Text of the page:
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  Posted on: Friday, April 7, 2017
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Debt Can be Looked Upon in Various Ways
What is the Real Total Debt in the U.S.A.?
The Cycle of Deflation 

   
 
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Comstock has been discussing the debt situation in our country for years.  We wrote a “special report” discussing the various forms of debt and explained how the debt is incorporated in “The Cycle of Deflation” (see attachment) as the debt was hindering many speculators and investors just before the dot.com bubble was about ready to collapse.  We warned that the debt was the main reason that the valuations were the highest in history and would eventually break the market.  This was exactly what took place starting in March of 2000 when the stock market crashed and a severe recession began. 

We again warned our viewers about the problems of excessive debt during the housing bubble of 2005 to 2008 when Alan Greenspan, the Chairman of the Federal Reserve at the time, decided to lower interest rates to 1% in June of 2003.  This caused the largest housing mania of all time.  Banks were virtually pushing money to anyone that wanted a loan to buy a house (whether they could afford it or not.)  Back then--they called these loans “no doc loans”.  These were loans that were made without any documentation whatsoever.

The amazing part of this era was that Greenspan warned stock investors about the “irrational exuberance” that was taking place in the late 1990s as the stock market rose almost every day. The “irrational exuberance” speech drove the market down, but that only scared off investors for just a few days and the stock investors regained the losses almost immediately.  After observing the voracity of the market that could not be held down, Greenspan changed his mind and confessed to being wrong about his warnings just before the real break took place in early 2000.  He also witnessed the housing bubble, and not only did he support the banks making the loans, but actually encouraged the banks to continue making these insane loans.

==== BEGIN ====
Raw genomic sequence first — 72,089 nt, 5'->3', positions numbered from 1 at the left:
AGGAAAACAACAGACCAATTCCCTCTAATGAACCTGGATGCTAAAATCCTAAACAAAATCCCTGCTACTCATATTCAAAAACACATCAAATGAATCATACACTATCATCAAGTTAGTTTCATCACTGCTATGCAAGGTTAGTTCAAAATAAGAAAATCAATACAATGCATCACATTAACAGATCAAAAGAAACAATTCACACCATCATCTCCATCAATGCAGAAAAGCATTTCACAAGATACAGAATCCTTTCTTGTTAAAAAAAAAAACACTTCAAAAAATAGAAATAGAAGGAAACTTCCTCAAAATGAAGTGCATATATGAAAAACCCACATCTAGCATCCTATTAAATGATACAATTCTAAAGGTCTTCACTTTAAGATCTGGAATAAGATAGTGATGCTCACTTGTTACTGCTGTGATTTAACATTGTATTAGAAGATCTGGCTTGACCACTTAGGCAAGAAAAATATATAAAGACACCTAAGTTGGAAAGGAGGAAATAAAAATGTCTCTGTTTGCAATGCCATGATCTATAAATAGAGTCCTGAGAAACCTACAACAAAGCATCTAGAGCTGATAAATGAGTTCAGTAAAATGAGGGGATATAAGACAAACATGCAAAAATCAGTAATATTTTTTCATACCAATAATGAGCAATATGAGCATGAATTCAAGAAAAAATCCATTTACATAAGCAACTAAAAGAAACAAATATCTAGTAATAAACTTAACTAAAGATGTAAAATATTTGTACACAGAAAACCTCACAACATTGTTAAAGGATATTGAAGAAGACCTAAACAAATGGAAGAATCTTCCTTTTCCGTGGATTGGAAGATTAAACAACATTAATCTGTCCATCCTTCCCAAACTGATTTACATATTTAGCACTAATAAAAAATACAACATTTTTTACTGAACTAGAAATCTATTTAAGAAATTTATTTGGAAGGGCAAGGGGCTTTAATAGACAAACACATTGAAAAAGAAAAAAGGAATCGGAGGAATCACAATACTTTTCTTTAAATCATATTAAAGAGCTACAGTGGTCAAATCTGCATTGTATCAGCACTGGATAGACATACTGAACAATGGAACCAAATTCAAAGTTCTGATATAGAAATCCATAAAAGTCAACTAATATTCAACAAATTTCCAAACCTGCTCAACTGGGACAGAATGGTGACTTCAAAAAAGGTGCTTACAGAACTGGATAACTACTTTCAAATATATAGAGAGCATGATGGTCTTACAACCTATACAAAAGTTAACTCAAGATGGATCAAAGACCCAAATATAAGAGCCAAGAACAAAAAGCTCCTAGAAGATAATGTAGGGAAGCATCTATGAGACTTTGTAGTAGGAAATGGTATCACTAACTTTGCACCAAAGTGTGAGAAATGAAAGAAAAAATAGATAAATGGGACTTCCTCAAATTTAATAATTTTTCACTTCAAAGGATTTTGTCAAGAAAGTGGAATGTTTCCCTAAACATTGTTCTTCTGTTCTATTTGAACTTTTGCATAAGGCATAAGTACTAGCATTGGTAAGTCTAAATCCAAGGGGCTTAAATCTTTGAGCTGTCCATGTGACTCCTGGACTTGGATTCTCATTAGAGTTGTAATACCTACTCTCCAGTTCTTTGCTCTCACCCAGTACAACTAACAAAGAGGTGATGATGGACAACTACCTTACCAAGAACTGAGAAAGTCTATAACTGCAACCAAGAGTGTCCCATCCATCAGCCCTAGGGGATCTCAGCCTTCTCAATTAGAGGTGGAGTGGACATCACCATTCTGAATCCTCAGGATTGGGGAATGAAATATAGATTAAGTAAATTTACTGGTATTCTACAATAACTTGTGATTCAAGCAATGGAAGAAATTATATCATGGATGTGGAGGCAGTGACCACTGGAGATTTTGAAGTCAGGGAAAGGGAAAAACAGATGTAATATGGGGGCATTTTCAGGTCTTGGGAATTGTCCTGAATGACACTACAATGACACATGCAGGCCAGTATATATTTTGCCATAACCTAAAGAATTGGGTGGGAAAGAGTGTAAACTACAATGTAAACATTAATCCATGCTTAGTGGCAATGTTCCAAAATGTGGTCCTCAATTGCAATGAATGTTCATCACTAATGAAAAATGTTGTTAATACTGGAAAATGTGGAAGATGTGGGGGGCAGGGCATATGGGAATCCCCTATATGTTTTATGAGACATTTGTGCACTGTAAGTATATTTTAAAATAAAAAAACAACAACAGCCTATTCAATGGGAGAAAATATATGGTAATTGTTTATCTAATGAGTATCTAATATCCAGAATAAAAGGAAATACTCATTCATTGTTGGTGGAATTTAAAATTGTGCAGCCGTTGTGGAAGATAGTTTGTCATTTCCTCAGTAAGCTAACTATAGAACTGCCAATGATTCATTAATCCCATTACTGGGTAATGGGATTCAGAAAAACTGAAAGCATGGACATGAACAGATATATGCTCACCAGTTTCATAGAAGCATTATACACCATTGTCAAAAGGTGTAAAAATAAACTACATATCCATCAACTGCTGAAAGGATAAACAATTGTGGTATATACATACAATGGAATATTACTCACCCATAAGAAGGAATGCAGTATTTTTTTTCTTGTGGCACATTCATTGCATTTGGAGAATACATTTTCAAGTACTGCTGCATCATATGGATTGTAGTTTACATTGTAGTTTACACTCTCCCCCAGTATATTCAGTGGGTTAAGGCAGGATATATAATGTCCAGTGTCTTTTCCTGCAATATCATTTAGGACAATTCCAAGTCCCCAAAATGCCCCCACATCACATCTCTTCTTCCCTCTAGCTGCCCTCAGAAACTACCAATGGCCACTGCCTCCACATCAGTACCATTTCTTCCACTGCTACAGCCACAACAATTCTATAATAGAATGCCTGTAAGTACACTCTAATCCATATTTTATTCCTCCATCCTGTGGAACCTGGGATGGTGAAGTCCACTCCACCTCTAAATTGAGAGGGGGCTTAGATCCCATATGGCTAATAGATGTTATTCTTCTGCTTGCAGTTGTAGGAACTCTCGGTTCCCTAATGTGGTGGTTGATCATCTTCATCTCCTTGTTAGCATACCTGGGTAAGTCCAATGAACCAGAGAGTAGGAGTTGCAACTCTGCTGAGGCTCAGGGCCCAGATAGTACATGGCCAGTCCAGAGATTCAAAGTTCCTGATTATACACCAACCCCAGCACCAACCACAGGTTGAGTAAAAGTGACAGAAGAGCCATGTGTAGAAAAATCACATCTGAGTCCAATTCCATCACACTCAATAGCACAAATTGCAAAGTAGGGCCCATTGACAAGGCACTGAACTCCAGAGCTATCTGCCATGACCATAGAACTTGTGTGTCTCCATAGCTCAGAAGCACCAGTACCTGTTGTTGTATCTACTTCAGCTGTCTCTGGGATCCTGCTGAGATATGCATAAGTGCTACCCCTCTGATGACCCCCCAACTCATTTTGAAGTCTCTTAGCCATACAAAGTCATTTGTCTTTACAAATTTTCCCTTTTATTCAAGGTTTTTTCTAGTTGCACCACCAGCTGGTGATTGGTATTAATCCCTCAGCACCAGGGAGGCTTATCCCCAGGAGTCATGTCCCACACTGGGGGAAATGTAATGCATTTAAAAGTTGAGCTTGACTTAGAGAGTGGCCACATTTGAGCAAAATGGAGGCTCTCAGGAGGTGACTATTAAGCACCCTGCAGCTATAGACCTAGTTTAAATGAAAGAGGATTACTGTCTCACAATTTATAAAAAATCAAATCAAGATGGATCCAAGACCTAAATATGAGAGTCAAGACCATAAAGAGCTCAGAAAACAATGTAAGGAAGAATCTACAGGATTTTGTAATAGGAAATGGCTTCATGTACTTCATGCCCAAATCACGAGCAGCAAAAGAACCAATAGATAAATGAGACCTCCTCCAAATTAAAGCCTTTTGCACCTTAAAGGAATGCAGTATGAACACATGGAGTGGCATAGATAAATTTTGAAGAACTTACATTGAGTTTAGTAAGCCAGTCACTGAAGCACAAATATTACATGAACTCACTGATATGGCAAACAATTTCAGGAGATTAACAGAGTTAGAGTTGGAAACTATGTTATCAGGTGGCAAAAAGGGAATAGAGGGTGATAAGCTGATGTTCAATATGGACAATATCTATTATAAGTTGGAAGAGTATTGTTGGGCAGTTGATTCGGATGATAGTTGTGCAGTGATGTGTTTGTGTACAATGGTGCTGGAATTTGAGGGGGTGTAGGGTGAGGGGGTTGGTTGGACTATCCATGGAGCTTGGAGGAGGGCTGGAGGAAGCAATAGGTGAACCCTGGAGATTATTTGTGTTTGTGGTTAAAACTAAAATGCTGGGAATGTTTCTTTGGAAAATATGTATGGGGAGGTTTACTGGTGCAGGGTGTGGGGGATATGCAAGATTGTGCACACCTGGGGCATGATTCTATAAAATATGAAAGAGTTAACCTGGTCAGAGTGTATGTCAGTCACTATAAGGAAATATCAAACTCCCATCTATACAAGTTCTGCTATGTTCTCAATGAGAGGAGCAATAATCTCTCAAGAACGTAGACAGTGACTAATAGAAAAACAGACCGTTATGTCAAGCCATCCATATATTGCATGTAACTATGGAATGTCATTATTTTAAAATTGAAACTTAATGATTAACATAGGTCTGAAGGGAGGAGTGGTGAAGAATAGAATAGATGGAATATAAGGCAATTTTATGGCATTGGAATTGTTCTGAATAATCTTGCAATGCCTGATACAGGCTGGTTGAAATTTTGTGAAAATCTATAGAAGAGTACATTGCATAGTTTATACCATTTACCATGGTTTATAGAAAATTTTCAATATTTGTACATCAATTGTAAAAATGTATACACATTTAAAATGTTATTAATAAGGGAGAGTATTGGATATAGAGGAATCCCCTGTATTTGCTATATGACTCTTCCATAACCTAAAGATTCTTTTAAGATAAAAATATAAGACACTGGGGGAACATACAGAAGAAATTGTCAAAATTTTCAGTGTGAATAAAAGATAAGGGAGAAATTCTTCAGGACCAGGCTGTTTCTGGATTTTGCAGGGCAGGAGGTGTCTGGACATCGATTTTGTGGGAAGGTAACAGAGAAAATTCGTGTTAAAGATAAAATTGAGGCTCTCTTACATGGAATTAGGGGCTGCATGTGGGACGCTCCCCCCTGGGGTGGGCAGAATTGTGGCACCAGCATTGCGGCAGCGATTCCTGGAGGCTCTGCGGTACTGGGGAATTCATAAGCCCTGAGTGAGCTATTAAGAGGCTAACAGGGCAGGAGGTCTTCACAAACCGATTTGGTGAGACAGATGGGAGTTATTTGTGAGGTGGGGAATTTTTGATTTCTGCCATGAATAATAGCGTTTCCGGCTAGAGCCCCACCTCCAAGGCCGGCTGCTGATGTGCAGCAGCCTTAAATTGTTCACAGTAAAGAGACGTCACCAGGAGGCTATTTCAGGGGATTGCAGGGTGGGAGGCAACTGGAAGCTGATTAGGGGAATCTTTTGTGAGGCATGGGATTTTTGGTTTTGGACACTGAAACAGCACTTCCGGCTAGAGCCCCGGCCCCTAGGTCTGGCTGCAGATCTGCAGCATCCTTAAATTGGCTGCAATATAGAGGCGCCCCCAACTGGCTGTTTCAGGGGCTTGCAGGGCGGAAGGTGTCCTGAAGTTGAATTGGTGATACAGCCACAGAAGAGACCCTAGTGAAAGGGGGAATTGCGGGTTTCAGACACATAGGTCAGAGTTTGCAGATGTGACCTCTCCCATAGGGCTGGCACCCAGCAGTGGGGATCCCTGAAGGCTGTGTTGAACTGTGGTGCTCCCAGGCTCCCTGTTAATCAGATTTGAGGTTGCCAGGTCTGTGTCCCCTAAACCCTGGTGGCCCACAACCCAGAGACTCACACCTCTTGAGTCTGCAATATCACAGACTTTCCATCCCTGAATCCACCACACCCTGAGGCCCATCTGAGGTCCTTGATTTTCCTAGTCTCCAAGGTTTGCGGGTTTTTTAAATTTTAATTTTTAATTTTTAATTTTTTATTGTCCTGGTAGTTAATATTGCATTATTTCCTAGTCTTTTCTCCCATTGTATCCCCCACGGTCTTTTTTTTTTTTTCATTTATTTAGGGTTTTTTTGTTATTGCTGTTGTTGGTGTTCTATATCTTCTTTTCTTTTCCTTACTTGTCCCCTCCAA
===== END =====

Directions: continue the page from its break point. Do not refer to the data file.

This leads us to the old time phrase, “fool us one time, shame on you, fool us twice shame on us.”  When the current debt bubble breaks and the stock market collapses we could say, “Fool us 3 times and we should be banned from trading and investing in the financial markets.”  Unless we can understand why the debt caused the collapse in 1929 (after the roaring 1920’s), in 2000, and 2008, we should be forced to compare the debt to GDP in all of these times to the present.

If you were forced to do this you would look at the debt and be shocked at how much the debt grew over the past two decades.  If you are a Democrat you might compare how much the debt grew under President George W. Bush and use examples of how much it grew during the eight years of his administration. You could make comparisons like the debt grew more under George W. than all past presidents (going back to George Washington).  If you are a Republican, you could make the same comparisons of how much the debt grew under Barack Obama and make the same comparisons (going back again to George Washington).  If you did make these comparisons you would come close to going out of your mind, because it would have to scare you. 

The amazing thing is the fact that you would be making the comparisons erroneously since you would look at the debt doubling under George W. and then doubled again under Barack Obama, and think we are in real trouble.  However, the debt you would be using is strictly the government debt, and get scared as hell when you see the debt is now just about equal to the GDP of the greatest country in the world at about $20 trillion apiece. 

If, on the other hand, you were looking deeper into the debt and could see that the debt has grown much more than the GDP of our country.  In fact, the real debt relative to GDP is actually about 370% of GDP if you include the government debt, the state and local debt, student debt, credit market debt, and the loans made to foreign banks overseas.  The 370% of debt relative to GDP also should include all of the entitlements and other off balance sheet debt that we include now.  These are obligations that have been guaranteed to most of the people in this country such as the entitlement promises of Social Security, Medicare, Medicaid, and government employee pensions.  If you take all of them into consideration the debt to GDP would not be just 370% but closer to another $40 trillion of debt which would take the total debt to over 500% of our GDP.  If that doesn’t scare you nothing will!!

Now that President Donald Trump will probably have as much trouble with his other agenda items as he did with his repeal and replace of healthcare, the market could have real problems.  And when this enormous debt comes to light, we would expect the market to decline sharply.  The only way that the Trump Administration can survive without moving his agenda quickly this year would be to grow the economy close to the rate of 3 to 4 % as he predicted.  But it is very hard to grow nearly that fast with these demographics, retiring baby boomers, fewer immigrants--it is impossible to get corporations to make capital expenditures and productivity to increase without being able to increase the labor force. This is why they are in such a bind!

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